NASA Dawn Spacecraft
    NASA/Dawn

    Celestial Police

    In 1596, while determining the elliptical shape of planetary orbits, Johannes Kepler came to believe that a planet should exist in the gap between Mars and Jupiter. Mathematical calculations by Johann Daniel Titius and Johann Elert Bode in 1772 — later known as the Titus-Bode law — seemed to support this prediction. In August 1798, a group known as the Celestial Police formed to search for this missing planet. Among these was German astronomer Heinrich Olbers. Olbers discovered the second known asteroid, Pallas. In a letter to a fellow astronomer, he put forth the first theory of asteroid origin. He wrote, “Could it be that Ceres and Pallas are just a pair of fragments … of a once greater planet which at one time occupied its proper place between Mars and Jupiter?”

    Olbers reasoned that the fragments of such a planet would intersect at the point of the explosion, and again in the orbit directly opposite. He observed these two areas nightly, and on March 29, 1807, discovered Vesta, becoming the first person to discover two asteroids. After measuring several nights’ worth of observations, Olbers sent his calculations to mathematician Carl Friedrich Gauss, who remarkably computed the orbit of Pallas in only 10 hours. As such, he was given the honor of naming the new body. He chose the name Vesta, goddess of the hearth, and sister to Ceres.

    See the full article here.

    Please help promote STEM in your local schools.

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  • richardmitnick 9:25 am on January 24, 2015 Permalink | Reply
    Tags: Asteroids, , , Lincoln Near Earth Asteroid Research (LINEAR)   

    From NatGeo: “Watch Jumbo Asteroid Zip Past Earth” 

    National Geographic

    National Geographics

    January 23, 2015
    Andrew Fazekas

    1
    On January 26, the largest asteroid until 2027 will make a quick flyby of the Earth-moon system.

    A mountain-size space rock will sail past Earth on Monday, offering stargazers a close look at an interplanetary pinball. Luckily, NASA says there is no risk of collision, but it will be a rare astronomically close encounter that backyard telescope owners can watch.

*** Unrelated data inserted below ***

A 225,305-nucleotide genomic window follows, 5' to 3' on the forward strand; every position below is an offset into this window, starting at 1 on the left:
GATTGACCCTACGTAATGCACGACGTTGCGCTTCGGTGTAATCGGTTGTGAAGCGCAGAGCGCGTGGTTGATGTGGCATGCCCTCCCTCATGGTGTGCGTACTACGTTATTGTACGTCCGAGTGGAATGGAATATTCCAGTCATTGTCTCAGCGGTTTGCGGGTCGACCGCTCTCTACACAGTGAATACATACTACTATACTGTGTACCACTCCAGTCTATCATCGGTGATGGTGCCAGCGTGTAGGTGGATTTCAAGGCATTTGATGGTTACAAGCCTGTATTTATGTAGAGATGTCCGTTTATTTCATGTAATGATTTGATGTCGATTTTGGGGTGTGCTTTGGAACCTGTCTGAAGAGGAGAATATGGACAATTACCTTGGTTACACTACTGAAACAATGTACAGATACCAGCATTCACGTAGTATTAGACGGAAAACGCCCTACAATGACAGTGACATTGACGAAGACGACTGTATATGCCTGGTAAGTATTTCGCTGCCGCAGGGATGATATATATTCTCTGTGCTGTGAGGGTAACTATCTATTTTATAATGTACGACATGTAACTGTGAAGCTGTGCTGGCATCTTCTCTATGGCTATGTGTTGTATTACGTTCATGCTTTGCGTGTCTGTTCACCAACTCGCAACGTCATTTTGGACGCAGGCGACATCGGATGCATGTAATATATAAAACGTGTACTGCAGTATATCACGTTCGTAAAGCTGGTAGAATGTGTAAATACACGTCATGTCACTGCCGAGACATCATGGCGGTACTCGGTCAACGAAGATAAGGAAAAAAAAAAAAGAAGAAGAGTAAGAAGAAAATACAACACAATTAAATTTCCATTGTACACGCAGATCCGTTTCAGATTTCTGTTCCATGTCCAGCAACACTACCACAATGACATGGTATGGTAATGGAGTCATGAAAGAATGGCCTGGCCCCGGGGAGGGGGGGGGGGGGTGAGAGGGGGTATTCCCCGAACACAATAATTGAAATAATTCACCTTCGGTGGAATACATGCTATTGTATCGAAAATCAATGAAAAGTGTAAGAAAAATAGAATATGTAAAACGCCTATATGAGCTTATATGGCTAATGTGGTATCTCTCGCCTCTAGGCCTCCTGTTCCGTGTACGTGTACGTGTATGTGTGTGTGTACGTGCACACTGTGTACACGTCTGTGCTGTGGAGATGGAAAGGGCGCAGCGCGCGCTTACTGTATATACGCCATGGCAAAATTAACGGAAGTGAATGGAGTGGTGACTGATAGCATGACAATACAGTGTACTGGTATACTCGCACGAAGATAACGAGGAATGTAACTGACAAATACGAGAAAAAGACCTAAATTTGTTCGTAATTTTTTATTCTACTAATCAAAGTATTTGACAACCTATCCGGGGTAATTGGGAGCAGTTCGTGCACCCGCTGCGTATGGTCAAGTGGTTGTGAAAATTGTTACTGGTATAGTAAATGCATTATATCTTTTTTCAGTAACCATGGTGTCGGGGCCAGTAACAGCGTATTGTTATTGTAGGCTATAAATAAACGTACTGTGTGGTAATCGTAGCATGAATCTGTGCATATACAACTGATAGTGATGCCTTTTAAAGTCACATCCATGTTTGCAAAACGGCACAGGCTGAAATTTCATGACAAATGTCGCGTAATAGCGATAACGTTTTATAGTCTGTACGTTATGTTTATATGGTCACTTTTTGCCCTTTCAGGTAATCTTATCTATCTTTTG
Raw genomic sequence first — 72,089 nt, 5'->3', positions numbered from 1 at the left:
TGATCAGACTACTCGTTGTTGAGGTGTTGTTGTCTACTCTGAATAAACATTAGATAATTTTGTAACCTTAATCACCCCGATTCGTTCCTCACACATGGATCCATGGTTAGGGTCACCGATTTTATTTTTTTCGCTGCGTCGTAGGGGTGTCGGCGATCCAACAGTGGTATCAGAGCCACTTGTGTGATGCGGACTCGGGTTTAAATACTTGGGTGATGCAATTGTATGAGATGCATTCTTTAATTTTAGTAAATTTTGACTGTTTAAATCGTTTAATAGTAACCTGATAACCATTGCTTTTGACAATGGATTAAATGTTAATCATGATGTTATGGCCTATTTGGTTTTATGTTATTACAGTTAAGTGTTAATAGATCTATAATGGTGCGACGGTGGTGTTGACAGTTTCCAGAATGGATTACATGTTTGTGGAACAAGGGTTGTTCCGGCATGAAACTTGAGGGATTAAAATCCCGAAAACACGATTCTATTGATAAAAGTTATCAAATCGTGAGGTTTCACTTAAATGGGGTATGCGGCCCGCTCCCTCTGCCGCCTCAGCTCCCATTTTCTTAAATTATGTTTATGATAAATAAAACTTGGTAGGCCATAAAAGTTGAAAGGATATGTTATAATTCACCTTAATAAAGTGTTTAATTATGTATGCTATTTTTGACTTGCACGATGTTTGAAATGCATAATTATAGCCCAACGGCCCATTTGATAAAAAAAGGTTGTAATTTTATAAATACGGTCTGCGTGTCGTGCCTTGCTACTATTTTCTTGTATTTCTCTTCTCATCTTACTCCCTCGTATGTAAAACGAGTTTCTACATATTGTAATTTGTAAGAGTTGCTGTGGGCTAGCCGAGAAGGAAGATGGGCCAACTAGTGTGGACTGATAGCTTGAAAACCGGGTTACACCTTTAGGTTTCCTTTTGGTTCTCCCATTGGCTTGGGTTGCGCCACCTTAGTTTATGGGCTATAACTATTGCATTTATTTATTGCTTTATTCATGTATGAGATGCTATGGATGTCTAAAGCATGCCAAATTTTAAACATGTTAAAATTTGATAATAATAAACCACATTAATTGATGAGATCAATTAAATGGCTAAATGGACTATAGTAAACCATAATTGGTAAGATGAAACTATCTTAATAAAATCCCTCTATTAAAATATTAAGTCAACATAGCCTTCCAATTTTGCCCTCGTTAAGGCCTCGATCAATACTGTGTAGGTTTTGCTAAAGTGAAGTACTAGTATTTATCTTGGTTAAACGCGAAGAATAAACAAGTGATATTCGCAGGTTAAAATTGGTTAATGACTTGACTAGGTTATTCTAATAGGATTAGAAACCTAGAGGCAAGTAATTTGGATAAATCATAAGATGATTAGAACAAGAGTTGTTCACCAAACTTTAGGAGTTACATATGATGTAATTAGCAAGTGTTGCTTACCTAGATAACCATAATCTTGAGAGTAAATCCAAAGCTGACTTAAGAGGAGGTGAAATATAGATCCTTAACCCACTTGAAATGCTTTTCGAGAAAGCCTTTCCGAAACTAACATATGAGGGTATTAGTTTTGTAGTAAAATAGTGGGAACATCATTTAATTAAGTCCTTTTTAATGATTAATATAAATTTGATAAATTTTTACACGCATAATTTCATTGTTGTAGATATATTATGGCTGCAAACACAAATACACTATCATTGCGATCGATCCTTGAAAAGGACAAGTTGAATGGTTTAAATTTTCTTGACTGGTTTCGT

The large asteroid, called 2004 BL86, measures about a third of a mile (half a kilometer) across. It will make its closest approach to Earth on January 26, coming within only 745,000 miles (1.2 million kilometers) from our planet—about three times the distance separating the Earth and the moon.

    2
    Asteroid 2004 BL86 safely passes Earth on 26 January 2015. Illustration by NASA/JPL-Caltech

    While there have been many asteroids that have barnstormed Earth much closer, this will be the largest one to come that close until 2027, when a slightly smaller asteroid, 1999 AN10, may come closer to Earth than the moon. What makes Monday’s flyby most unusual is that it will be bright enough for small backyard telescopes to glimpse as it sweeps past our planet.

    Also making it of interest to astronomers is the fact that it belongs to a group of 551 known near-Earth asteroids that have the potential for impact sometime in the future. Luckily, 2004 BL86 doesn’t seem to have our number just yet.

    “Monday, January 26, will be the closest asteroid 2004 BL86 will get to Earth for at least the next 200 years,” said Don Yeomans, manager of NASA’s Near Earth Object Program Office at the Jet Propulsion Laboratory in Pasadena, California, in a statement.

    “And while it poses no threat to Earth for the foreseeable future, it’s a relatively close approach by a relatively large asteroid, so it provides us a unique opportunity to observe and learn more.”

    See for Yourself

    Asteroid 2004 BL86 was discovered on January 30, 2004, by a telescope of the Lincoln Near Earth Asteroid Research (LINEAR) survey in White Sands, New Mexico. Now backyard sky-watchers can enjoy a chance to find it.

    Linear Lincoln Near Earth Asteroid Research Telescope
    LINEAR

    LINEAR Site
    LINEAR Site
    The LINEAR (LIncoln labs Near Earth Asteroid Research) operates several meter-class telescopes near White Sands New Mexico. It is an Air Force / NASA /MIT project to find NEAs and, as shown in previous histogram, dominated the search from about 1998 to 2004.

    This will be a rare opportunity to see a bright flyby of a potentially hazardous asteroid from your backyard. For several hours on Monday, 2004 BL86 will reach a visual brightness of magnitude 9. That means small telescopes and possibly even large binoculars will reveal the asteroid—as long as you know where to look.

    The asteroid will travel through the constellations Hydra and Cancer in the south-southeastern evening sky and will glide just to the right of a bright celestial guidepost, the planet Jupiter. Between 10 p.m. and 12 a.m. EST, it will be making a close pass of the famed Beehive star cluster.

    3
    This star map shows the position of asteroid 2004 BL86 in the southeast late evening sky on January 26, 2015. The space rock will be easier to find around 10 to 11 pm EST as it glides past Beehive star cluster.
    Skychart by A. Fazekas, SkySafari

    “I may grab my favorite binoculars and give it a shot myself,” added Yeomans.

    The timing and location of the closest approach means the best views will be from North America, South America, Europe, and Africa.

    You will have to act quickly, though, because 2004 BL86 will be moving at a fast clip on Monday, zipping through Earth’s skies at 2.7 degrees per hour, which is equal to almost five and half times the width of the disk of the full moon. Confirmation of its observation will come courtesy of it moving clearly across a background of fixed stars.